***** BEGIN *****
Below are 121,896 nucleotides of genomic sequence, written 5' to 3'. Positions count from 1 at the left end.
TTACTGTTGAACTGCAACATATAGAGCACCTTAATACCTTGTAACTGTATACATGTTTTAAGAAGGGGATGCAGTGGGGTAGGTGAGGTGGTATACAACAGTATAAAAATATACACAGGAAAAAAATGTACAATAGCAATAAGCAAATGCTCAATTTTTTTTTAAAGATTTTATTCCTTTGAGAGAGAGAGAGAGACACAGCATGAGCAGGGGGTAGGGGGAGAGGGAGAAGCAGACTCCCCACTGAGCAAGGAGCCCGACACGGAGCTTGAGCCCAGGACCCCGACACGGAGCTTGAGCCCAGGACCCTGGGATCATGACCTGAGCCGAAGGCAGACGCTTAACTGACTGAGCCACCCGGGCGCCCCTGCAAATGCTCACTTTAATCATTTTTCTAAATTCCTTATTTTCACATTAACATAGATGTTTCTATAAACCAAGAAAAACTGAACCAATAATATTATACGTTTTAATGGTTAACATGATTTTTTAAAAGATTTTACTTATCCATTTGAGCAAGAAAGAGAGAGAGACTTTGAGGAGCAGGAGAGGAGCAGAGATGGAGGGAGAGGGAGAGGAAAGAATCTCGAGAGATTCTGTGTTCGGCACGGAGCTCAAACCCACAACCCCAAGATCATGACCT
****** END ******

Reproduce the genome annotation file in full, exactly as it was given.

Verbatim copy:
Below are 121,896 nucleotides of genomic sequence, written 5' to 3'. Positions count from 1 at the left end.
TTACTGTTGAACTGCAACATATAGAGCACCTTAATACCTTGTAACTGTATACATGTTTTAAGAAGGGGATGCAGTGGGGTAGGTGAGGTGGTATACAACAGTATAAAAATATACACAGGAAAAAAATGTACAATAGCAATAAGCAAATGCTCAATTTTTTTTTAAAGATTTTATTCCTTTGAGAGAGAGAGAGAGACACAGCATGAGCAGGGGGTAGGGGGAGAGGGAGAAGCAGACTCCCCACTGAGCAAGGAGCCCGACACGGAGCTTGAGCCCAGGACCCCGACACGGAGCTTGAGCCCAGGACCCTGGGATCATGACCTGAGCCGAAGGCAGACGCTTAACTGACTGAGCCACCCGGGCGCCCCTGCAAATGCTCACTTTAATCATTTTTCTAAATTCCTTATTTTCACATTAACATAGATGTTTCTATAAACCAAGAAAAACTGAACCAATAATATTATACGTTTTAATGGTTAACATGATTTTTTAAAAGATTTTACTTATCCATTTGAGCAAGAAAGAGAGAGAGACTTTGAGGAGCAGGAGAGGAGCAGAGATGGAGGGAGAGGGAGAGGAAAGAATCTCGAGAGATTCTGTGTTCGGCACGGAGCTCAAACCCACAACCCCAAGATCATGACCT